GPS IIF-1 Introduces a Host of New Capabilities for Users
By Global Positioning Systems Wing, SMC
/ Published November 05, 2010
LOS ANGELES AIR FORCE BASE, Calif. -- There's no satellite system that touches so many lives in so many ways around the world like the Global Positioning System. From finance to farming, from ATMs to UAVs, from rescue missions to shopping trips, GPS is the premier provider of positioning, navigation and timing services for civil and military users worldwide. The current GPS constellation has the most satellites and the greatest number of capabilities ever. GPS continues to address the growing needs of the military, civil and commercial users around the globe.
Launched on May 27, aboard a United Launch Alliance Delta IV Medium rocket, GPS IIF-1 completed three months of comprehensive on-orbit testing to validate its operations with the ground control system, other GPS satellites and a wide range of military and commercial GPS ground receivers. Since this was the first of 12 IIF space vehicles to be launched, the testing regimen was longer and more rigorous than usual.
On Aug. 25, the GPS Wing transferred Satellite Command Authority for GPS IIF SV-1 to the 2nd Space Operations Squadron at Schriever Air Force Base, Colo. The following day, the squadron announced that GPS IIF satellite (SVN-62) was set healthy.
GPS IIF-1 going operational is great news for the nearly one billion users that depend on GPS services. Not only is GPS IIF-1 joining the 30 satellites on-orbit in the GPS constellation, the most robust and capable system in the history of space, it's introducing new and enhanced capabilities for military and civil users. GPS IIF continues the modernization efforts to provide new space-based capabilities to ensure GPS remains the gold standard for positioning, navigation and timing.
Some of the key capabilities that the new GPS IIF satellites will provide:
Greater accuracy through advanced atomic clock technology
The GPS IIF series leverages advanced atomic clock technology to greatly improve precision timing, which is the heart of GPS services. These clocks have frequency standards composed of cesium and rubidium technologies that can keep time within 8 nanoseconds (8 billionths of a second) a day. On-orbit testing of GPS IIF-1 already shows excellent performance -- in some categories, the best in the constellation. Performance will improve as on-orbit adjustments continue.
Military signals more resistant to attempted jamming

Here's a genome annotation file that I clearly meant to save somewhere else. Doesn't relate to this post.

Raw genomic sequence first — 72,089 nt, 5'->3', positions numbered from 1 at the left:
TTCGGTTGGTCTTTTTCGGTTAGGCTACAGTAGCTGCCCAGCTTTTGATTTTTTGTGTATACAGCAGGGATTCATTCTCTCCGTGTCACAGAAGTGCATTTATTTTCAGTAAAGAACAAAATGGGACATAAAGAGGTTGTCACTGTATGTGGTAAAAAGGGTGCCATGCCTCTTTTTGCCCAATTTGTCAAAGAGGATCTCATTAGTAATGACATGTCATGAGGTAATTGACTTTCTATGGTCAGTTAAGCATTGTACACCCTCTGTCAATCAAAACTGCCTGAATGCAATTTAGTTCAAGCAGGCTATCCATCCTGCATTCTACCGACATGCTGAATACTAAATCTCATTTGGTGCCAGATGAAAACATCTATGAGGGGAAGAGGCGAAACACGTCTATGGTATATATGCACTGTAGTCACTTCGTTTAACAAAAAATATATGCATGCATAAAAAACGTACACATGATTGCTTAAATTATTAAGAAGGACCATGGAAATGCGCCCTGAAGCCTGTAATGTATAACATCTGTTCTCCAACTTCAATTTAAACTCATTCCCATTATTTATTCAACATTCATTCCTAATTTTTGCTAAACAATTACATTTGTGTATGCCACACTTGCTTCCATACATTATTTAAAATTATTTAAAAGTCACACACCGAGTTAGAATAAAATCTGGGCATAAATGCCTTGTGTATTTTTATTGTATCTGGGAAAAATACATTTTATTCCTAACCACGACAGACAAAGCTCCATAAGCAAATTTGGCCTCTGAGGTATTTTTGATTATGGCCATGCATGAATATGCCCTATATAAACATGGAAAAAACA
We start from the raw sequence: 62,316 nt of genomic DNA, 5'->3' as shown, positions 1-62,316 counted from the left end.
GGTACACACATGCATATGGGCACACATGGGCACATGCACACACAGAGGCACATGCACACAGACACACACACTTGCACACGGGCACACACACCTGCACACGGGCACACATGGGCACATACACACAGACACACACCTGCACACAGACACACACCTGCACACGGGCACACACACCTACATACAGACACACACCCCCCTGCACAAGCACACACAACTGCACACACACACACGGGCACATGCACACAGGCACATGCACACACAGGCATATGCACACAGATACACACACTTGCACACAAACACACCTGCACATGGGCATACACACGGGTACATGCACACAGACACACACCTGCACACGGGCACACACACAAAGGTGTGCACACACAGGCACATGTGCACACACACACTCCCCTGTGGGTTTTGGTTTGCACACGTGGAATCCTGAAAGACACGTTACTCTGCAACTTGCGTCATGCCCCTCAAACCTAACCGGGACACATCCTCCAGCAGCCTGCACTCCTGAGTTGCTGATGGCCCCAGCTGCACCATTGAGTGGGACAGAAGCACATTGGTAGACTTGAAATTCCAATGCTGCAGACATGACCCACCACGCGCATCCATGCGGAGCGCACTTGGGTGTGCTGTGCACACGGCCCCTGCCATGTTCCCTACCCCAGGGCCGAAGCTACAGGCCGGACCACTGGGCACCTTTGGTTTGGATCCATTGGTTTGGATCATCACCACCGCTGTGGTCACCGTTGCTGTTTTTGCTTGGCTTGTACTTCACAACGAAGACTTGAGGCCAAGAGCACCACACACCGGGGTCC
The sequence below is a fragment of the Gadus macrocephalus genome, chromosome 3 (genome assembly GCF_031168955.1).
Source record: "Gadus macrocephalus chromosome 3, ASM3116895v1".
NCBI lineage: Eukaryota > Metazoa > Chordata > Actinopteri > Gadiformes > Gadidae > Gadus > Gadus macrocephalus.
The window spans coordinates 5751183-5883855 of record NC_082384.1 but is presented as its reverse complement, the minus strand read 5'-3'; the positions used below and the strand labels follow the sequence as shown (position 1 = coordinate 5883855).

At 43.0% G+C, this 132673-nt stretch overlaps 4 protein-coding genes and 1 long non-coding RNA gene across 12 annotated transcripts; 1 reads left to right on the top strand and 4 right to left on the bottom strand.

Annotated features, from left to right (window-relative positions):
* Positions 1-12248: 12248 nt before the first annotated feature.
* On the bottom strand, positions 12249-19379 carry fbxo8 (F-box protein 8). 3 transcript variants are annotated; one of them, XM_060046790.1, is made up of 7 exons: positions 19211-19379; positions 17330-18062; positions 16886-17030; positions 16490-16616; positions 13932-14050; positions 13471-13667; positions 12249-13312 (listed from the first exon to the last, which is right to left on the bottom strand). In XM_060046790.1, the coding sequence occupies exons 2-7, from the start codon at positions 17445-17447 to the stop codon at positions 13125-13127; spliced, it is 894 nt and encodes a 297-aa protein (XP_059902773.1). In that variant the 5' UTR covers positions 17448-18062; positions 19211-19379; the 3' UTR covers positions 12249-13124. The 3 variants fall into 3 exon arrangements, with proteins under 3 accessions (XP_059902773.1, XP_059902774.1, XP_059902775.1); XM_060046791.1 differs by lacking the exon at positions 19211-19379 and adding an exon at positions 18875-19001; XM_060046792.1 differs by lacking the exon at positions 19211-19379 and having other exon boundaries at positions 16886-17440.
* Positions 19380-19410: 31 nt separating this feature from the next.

Military equipment extensively uses GPS precision timing and navigation capabilities to perform missions safely and more effectively. Naturally, that makes them the targets of jamming attempts. The military signal on the GPS IIF satellites is specially formatted to counter jammers better than current GPS satellites. GPS IIF also has a variable power capability that allows operators to increase signal power to break through jamming attempts.
New civilian signal
The GPS IIF satellites carry the first operational civilian signal, L-5, a protected, high-power, wide-bandwidth signal used to assist commercial aviation activities and safety-of-life applications. Aircraft will use the signal to improve positioning and navigation accuracy and boost safety, capacity and fuel efficiency. Beyond transportation, L-5 will provide users worldwide with the most advanced civilian GPS signal that, when used with other civilian signals, can enable sub-meter accuracy and longer-range operations.
On-board reprogrammable processor with greater capability to receive updated software on orbit
Older GPS satellites have limited updating capability; the IIFs carry onboard throughput and memory margins to update both the GPS navigation system and the satellite's operating system.
Longer design life for reduced operating costs
GPS IIF satellites are designed to last 12 years on-orbit, and longer operational life means lower operating costs. The IIF satellites will form the backbone of the constellation for the next 15 to 18 years. Past system performance indicates that the satellites could likely last much longer. Approximately a dozen Boeing-built GPS IIA satellites are still in operation, some lasting two or three times longer than their original design lives.
The entire GPS constellation is controlled by the Operational Control System. OCS has had no interruptions of service or mission since activation in 2007. OCS has improved operations, increased efficiency and provided a foundation for new capabilities, such as the Selective Availability Anti-Spoofing Module, which provides security against fake satellite signals